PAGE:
15. ^ "TextSecure is now Open Source!". Whisper Systems. 20 December 2011. Archived from the original on 6 January 2012. Retrieved 22 January 2015. 
  16. ^ Pete Pachal (2011-12-20). "Twitter Takes TextSecure, Texting App for Dissidents, Open Source". Mashable. Retrieved 2014-03-01. 
  17. ^ "RedPhone is now Open Source!". Whisper Systems. 18 July 2012. Archived from the original on 31 July 2012. Retrieved 22 January 2015. 
  18. ^ Donohue, Brian (24 February 2014). "TextSecure Sheds SMS in Latest Version". Threatpost. Retrieved 14 July 2016. 
  19. ^ "Free, Worldwide, Encrypted Phone Calls for iPhone". Open Whisper Systems. 29 July 2014. 
  20. ^ Michael Mimoso (29 July 2014). "New Signal App Brings Encrypted Calling to iPhone". Threatpost. 
  21. ^ a b c d Jon Evans (29 July 2014). "Talk Private To Me: Free, Worldwide, Encrypted Voice Calls With Signal For iPhone". TechCrunch. AOL. 
  22. ^ Micah Lee (2015-03-02). "You Should Really Consider Installing Signal, an Encrypted Messaging App for iPhone". The Intercept. Retrieved 2015-03-03. 
  23. ^ a b Megan Geuss (2015-03-03). "Now you can easily send (free!) encrypted messages between Android, iOS". Ars Technica. Retrieved 2015-03-04. 
  24. ^ Jon Evans (2014-11-18). "WhatsApp Partners With Open Whisper Systems To End-To-End Encrypt Billions Of Messages A Day". TechCrunch. Retrieved 2014-11-19.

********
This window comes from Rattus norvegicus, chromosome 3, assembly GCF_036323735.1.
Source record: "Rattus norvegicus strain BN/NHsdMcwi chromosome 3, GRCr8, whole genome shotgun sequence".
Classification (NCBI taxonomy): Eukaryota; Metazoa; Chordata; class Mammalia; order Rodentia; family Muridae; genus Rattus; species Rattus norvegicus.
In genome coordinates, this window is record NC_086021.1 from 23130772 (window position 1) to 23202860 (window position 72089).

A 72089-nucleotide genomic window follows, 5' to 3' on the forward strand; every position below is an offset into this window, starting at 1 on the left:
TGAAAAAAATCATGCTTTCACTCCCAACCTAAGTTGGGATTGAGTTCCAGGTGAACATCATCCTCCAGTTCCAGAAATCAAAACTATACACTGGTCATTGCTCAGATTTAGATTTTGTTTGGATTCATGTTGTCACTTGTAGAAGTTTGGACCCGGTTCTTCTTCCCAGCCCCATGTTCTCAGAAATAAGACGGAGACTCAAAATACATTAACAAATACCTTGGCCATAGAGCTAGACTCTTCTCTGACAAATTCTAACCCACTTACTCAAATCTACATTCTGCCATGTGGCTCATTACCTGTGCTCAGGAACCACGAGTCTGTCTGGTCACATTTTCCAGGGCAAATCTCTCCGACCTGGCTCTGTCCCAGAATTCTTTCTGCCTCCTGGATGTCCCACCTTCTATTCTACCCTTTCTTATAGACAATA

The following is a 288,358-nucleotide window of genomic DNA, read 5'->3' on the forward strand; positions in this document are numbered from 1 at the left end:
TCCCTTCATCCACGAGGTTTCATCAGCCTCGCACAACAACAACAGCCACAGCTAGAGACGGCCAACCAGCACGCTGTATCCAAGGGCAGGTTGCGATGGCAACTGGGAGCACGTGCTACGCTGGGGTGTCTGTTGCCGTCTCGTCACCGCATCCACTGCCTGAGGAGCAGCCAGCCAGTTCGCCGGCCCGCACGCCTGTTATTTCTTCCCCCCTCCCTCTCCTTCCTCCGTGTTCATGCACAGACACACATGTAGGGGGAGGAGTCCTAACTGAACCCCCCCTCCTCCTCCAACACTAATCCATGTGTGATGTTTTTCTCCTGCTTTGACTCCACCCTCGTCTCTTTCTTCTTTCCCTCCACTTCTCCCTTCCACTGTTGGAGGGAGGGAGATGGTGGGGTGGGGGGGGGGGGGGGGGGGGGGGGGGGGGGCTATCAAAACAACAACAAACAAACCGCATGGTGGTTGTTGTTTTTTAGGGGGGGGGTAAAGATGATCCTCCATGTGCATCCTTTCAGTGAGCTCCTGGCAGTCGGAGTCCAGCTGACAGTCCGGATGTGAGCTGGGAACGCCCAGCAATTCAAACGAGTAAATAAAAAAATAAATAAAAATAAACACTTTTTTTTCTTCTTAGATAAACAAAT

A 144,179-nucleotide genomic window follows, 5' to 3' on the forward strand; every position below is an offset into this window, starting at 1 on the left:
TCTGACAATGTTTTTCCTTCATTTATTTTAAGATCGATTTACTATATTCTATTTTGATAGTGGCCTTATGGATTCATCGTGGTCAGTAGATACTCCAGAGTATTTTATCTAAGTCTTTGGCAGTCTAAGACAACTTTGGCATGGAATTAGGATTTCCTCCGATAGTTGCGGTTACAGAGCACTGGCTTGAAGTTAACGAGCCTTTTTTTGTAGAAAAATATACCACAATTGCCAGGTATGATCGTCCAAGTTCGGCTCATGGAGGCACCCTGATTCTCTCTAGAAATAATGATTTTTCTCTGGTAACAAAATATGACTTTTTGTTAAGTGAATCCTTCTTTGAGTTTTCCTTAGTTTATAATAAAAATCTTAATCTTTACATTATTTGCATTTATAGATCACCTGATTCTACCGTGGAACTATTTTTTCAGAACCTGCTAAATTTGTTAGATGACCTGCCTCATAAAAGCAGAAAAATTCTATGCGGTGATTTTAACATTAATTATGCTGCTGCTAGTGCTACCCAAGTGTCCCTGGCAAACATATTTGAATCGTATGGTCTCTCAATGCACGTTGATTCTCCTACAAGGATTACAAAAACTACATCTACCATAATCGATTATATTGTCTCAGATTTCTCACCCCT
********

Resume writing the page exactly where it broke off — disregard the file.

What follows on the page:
25. ^ "Open Whisper Systems partners with WhatsApp to provide end-to-end encryption". Open Whisper Systems. November 18, 2014. Retrieved November 18, 2014. 
  26. ^ "Facebook's messaging service WhatsApp gets a security boost". Forbes. 18 Nov 2014. Retrieved 21 Nov 2014. 
  27. ^ Metz, Cade (5 April 2016). "Forget Apple vs. the FBI: WhatsApp Just Switched on Encryption for a Billion People". Wired. Condé Nast. Retrieved 5 April 2016. 
  28. ^ Lomas, Natasha (5 April 2016). "WhatsApp completes end-to-end encryption rollout". TechCrunch. AOL Inc. Retrieved 5 April 2016. 
  29. ^ Greenberg, Andy (18 May 2016). "With Allo and Duo, Google Finally Encrypts Conversations End-to-End". Wired. Condé Nast. Retrieved 14 July 2016. 
  30. ^ Gibbs, Samuel (21 September 2016). "Google launches WhatsApp competitor Allo – with Google Assistant". The Guardian. Retrieved 21 September 2016. 
  31. ^ Isaac, Mike (8 July 2016). "Facebook to Add 'Secret Conversations' to Messenger App". The New York Times. The New York Times Company. Retrieved 14 July 2016. 
  32. ^ Greenberg, Andy (8 July 2016). "'Secret Conversations:' End-to-End Encryption Comes to Facebook Messenger". Wired. Condé Nast. Retrieved 14 July 2016. 
  33. ^ Greenberg, Andy (4 October 2016). "You Can All Finally Encrypt Facebook Messenger, So Do It". Wired. Condé Nast. Retrieved 5 October 2016. 
  34. ^ a b c d Greenberg, Andy (2 November 2015). "Signal, the Snowden-Approved Crypto App, Comes to Android". Wired. Condé Nast. Retrieved 22 March 2016. 
  35. ^ a b c Franceschi-Bicchierai, Lorenzo (2 December 2015). "Snowden's Favorite Chat App Is Coming to Your Computer". Motherboard. Vice Media LLC. Retrieved 4 December 2015. 
  36. ^ Marlinspike, Moxie (26 September 2016). "Desktop support comes to Signal for iPhone". Open Whisper Systems. Retrieved 26 September 2016. 
  37. ^ a b c d Perlroth, Nicole; Benner, Katie (4 October 2016). "Subpoenas and Gag Orders Show Government Overreach, Tech Companies Argue". The New York Times. The New York Times Company. Retrieved 4 October 2016. 
  38. ^ a b Kaufman, Brett Max (4 October 2016). "New Documents Reveal Government Effort to Impose Secrecy on Encryption Company" (Blog post). American Civil Liberties Union. Retrieved 4 October 2016. 
  39. ^ a b "Grand jury subpoena for Signal user data, Eastern District of Virginia". Open Whisper Systems. 4 October 2016. Retrieved 4 October 2016.